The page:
Item description for The Defense of the Faith by Cornelius Van Til & K. Scott Oliphint...
Overview Restoring the full text of the original, unabridged, 1955 work, this annotated edition sets forth and explains a method of apologetics that is consistent with the nature of Christianity itself.
Publishers Description Restoring the full text of the original 1955 work, this annotated edition sets forth and explains a method of apologetics that is consistent with the nature of Christianity itself.
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Studio: P & R Publishing
Est. Packaging Dimensions: Length: 1" Width: 6" Height: 9" Weight: 1.35 lbs.
Release Date Aug 8, 2008
Publisher P & R Publishing
ISBN 0875526446 ISBN13 9780875526447
Availability 0 units.
More About Cornelius Van Til & K. Scott Oliphint
Cornelius Van Til was born in 1895 and died in 1987.
Reviews - What do customers think about The Defense of the Faith?
Easy to Understand, but.... Nov 2, 2007
Van Til wrote several books, many of them not widely known even among people 'in the know'. None are as good as this: this sets forth Van Til's apologetic in a way that is easy to understand.
However, the one major problem with this book is the pure theoretical nature of it - it isn't possible to take the theory out into the marketplace after reading it, which is why Richard Pratt did so well with his little book. I would suggest people start with Richard Pratt's book, then move to Van Til after.
Also, this is not a book you should buy to look good in your bookcase, or leave on your coffee table for guests to see, and unless you have a strong presence, I wouldn't even read it in public!
THE Defense of the Faith May 29, 2007
This is a profound and wonderful book. If I could split out the stars then I would give 5 stars for content but only 3 stars for writing and clarity, hence the averaged out 4 stars. In short, Van Til's apologetic approach will enable you to show why Christian Theism is the necessary precondition for doing this average and any average. In fact, Van Til goes so far to argue that Christian Theism is the necessary precondition for all knowledge, logic, ethics, and discussion. Far fetched? It may appear that way initially, but after studying Van Til's book I am convinced of his approach.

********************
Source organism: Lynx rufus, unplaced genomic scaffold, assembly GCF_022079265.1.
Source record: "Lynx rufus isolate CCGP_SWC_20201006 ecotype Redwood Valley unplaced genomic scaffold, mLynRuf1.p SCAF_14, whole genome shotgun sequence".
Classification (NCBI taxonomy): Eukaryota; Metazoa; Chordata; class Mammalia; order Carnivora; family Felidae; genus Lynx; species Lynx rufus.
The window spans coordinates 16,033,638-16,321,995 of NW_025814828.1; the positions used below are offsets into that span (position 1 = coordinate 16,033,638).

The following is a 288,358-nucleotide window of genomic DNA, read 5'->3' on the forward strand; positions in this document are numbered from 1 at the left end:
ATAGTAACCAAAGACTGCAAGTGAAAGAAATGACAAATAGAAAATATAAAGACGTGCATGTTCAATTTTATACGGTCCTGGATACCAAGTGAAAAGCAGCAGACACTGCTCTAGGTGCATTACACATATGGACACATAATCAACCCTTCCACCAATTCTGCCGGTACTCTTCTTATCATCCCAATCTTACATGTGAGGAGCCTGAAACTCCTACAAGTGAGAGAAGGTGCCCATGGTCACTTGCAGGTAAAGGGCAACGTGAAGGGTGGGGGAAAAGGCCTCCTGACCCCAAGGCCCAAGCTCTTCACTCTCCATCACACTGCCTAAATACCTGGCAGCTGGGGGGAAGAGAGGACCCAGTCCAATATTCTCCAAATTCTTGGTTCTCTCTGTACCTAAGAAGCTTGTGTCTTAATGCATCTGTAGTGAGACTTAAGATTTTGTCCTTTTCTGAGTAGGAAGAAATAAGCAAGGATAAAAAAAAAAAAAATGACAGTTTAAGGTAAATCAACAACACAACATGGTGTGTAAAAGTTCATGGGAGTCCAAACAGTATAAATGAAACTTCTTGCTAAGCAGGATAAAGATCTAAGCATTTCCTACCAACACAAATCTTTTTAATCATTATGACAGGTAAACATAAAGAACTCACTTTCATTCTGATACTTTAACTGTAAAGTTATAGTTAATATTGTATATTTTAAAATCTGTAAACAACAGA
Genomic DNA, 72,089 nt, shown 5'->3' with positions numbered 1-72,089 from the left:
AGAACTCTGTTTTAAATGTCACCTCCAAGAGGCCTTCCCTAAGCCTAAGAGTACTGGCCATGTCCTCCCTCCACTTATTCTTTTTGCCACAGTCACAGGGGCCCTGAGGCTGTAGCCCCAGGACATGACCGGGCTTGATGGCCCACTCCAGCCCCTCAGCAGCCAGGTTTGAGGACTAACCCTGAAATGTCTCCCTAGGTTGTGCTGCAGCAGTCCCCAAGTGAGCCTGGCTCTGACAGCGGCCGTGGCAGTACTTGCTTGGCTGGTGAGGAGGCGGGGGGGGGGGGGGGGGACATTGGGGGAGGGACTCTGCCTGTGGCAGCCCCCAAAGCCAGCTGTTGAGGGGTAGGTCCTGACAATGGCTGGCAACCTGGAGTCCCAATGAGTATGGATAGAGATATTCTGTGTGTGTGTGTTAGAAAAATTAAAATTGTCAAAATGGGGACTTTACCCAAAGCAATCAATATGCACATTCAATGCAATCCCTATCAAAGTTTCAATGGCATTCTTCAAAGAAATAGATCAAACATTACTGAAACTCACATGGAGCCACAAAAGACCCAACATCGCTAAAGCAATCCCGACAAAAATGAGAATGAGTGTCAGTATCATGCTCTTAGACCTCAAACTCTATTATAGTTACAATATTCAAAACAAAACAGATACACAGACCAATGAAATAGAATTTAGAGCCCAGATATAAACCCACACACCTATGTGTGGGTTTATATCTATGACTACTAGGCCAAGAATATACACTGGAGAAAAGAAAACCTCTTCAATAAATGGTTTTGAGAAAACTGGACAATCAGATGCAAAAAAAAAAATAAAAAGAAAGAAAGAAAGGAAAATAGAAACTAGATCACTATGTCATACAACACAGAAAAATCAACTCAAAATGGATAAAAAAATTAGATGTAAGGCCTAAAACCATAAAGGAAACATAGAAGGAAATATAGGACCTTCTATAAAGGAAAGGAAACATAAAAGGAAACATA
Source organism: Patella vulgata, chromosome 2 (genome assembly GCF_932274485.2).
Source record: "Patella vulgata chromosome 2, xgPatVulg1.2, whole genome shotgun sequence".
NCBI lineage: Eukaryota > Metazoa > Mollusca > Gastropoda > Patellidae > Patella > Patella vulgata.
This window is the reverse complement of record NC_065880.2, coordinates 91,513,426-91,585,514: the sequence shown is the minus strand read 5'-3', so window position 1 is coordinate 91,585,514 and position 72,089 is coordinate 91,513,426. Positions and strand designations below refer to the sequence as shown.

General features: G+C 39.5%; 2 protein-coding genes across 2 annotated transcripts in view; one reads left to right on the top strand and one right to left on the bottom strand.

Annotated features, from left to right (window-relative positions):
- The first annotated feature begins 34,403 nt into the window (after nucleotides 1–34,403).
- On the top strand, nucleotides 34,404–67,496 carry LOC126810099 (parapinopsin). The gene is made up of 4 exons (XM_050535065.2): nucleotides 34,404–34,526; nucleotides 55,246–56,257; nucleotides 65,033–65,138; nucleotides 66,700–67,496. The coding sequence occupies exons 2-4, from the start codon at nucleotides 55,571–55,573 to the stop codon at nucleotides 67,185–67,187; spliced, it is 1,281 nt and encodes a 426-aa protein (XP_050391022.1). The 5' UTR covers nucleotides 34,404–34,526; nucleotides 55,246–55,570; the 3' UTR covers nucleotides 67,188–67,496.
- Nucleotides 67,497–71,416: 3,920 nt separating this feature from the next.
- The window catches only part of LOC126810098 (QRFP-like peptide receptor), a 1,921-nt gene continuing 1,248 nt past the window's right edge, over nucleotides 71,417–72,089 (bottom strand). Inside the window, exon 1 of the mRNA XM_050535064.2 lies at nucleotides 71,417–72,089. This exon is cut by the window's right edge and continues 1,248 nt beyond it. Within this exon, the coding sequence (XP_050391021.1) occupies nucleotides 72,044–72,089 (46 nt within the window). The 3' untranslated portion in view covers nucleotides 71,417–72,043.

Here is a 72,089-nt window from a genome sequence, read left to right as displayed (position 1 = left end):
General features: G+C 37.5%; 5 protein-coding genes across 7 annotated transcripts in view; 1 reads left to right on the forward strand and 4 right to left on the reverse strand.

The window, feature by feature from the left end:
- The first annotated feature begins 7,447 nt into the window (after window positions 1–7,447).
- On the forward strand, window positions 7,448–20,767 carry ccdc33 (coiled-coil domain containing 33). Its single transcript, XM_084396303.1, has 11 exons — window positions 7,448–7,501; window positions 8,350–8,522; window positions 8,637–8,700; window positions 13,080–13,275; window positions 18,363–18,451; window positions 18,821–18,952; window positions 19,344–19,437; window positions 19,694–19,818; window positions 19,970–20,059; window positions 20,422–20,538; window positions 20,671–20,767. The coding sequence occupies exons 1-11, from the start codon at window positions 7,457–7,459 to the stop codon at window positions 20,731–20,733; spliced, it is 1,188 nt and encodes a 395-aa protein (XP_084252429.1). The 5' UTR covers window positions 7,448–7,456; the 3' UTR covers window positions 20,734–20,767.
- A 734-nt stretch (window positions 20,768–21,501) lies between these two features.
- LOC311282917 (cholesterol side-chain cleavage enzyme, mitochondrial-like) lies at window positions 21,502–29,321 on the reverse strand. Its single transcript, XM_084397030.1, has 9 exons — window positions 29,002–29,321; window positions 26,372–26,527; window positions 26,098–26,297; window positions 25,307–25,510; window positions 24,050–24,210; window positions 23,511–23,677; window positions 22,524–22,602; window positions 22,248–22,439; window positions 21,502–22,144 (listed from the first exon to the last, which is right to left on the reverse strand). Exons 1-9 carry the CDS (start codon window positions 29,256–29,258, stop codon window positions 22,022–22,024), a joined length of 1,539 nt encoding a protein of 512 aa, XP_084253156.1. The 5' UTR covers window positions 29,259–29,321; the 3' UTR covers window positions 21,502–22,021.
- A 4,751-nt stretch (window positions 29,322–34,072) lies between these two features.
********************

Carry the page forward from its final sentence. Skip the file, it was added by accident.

When you are engaged in an apologetic discussion with your atheist friend they assert, "God does not exist!" All too often both parties assume they agree on who god is from the outset and begin to argue accordingly. For example, the Christian is in agreement with the atheist that "allah" does not exist. Van Til argues that this, assuming both parties agree on what is being discussed, is not the right approach. It is first necessary to ask, "What type of god are we discussing?" This is why Van Til begins his book with theology, asking Who is god? Once who God is is settled, then Van Til moves to a discussion of Christian Metaphysics, Epistemology and Ethics. In each of these Van Til emphasizes the Creator-creature distinction, which is important and essential to all of his thinking and, I believe, appropriate Christian thinking. He then systematically moves through a Christian approach to apologetics, including the "point of contact" with the non-believer, which is the imago dei, "the problem of method", the place of authority and "reason" in the discussion, as well as a discussion on common grace, argument by presupposition and a closes with a discussion on several different Reformed views.
Van Til's opening four chapters is easily worth the cost of the book. His Creator-creature distinction and its affect on metaphysics, epistemology, and ethics is beautiful. It's the sort of writing that says, "Now that makes sense! WOW! That makes so much more sense!" Van Til sheds a lot of light into the dark world of "metaphysics" and "epistemology". And, as should be expected, this is done by God's Truth.